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GOP hopeful Rick Santorum speaks on education, gay marriage

BY JON FRANK | MAY 03, 2011 7:20 AM

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Potential GOP presidential nomination candidate Rick Santorum championed himself as a socially and economically conservative candidate before a crowd of roughly 20 on Monday in the IMU.

The former Pennsylvania senator addressed several issues, ranging from social to education.
And the Dickinson School of Law graduate called the public-education system into question.

Santorum said public schools are failing in large part because they don't address individual needs, strengths, and weaknesses; instead, he said, they emphasize uniformity. He proposed a turn toward the customization of education.

"People learn differently today," he said.

Santorum attacked the current government's overall approach to educating the country's youth, condemning its efforts as ineffective and fiscally wasteful. He likened the current system to a industrial factory.

"Big institutions have been won over by the left," he said, referring to the country's public-school system and health care.

Iowa City School District Assistant Superintendent Ann Feldman said customization is always the ideal situation, but it requires creativity.

"The ultimate goal for any teacher is to offer a personalized classroom," she said. "In order to do that, we have to think differently — intergrating technology into classrooms or computer-aided instruction. We who work in schools are only part of the equation — parents and students are equally important."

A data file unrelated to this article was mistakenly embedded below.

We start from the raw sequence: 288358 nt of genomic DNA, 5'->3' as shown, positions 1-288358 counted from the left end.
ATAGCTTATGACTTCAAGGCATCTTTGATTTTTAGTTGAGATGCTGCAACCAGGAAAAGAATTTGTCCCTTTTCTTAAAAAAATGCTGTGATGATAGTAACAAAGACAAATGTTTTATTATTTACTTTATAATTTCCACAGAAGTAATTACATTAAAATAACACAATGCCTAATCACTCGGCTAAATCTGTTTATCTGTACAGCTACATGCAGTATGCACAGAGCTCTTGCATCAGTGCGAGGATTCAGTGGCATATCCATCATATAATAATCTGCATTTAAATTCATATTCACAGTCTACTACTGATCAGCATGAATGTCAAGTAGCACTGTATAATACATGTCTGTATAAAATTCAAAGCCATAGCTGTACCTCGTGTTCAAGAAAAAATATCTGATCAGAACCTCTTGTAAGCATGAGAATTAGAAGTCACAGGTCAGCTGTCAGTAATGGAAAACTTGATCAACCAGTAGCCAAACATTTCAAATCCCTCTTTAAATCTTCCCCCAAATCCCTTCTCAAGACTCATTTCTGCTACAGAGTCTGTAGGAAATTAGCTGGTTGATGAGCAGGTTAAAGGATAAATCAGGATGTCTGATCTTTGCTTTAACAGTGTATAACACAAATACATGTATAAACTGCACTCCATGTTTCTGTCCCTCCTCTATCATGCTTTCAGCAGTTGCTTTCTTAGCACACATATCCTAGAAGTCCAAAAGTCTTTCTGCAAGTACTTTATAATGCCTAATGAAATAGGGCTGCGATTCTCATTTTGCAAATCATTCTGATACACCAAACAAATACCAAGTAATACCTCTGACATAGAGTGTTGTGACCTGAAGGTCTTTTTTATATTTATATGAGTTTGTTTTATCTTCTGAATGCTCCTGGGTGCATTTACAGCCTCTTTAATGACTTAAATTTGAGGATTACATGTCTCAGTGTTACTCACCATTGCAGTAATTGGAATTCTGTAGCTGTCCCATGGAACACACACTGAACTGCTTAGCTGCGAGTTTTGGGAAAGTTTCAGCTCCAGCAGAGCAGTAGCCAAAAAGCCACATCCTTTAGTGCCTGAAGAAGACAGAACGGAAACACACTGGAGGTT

Before Santorum's speech started, Bob Vander Plaats, the head of the Family Leader, discussed recent controversy at the University of Iowa.

He called for the removal of UI Professor Ellen Lewin, who sent a profane e-mail response to the UI College Republicans' e-mail about the group's "Conservative Coming Out Week" events on April 20.

"I have no idea why this professor is still on campus," Vander Plaats said.

UI officials have declined to confirm whether Lewin will receive any discipline for the e-mail.

"That's no way to respond to an educational debate," Vander Plaats said to a round of applause.

Audience members supported Santorum's stance on several social issues.

The unabashedly social conservative took shots at same-sex marriage and applauded Iowa's decision during the November 2010 midterm election to oust the state judges that ruled the Defense of Marriage Act unconstitutional. Santorum said the appointed judges overstepped their boundaries and had no business ruling on the issue.

Don Racheter, an audience member at Santorum's speech, said he was impressed with the former senator's presentation and said he thinks he is a viable candidate to run against President Obama in the 2012 presidential election.

"The fact that he has been able to beat Democratic incumbents … that, I think is one of the things that does set him apart from many of the other people who are trying to get the nomination," said Racheter, the government affairs director for Iowans for tax relief.

Deb Derksen, another audience member, said Santorum's views on family life make him a strong candidate for the GOP nomination. However, she said, she's hesitant to jump just yet.

"In order for any of us to make informed decisions on whom we will support, we need to vet everyone," she said.


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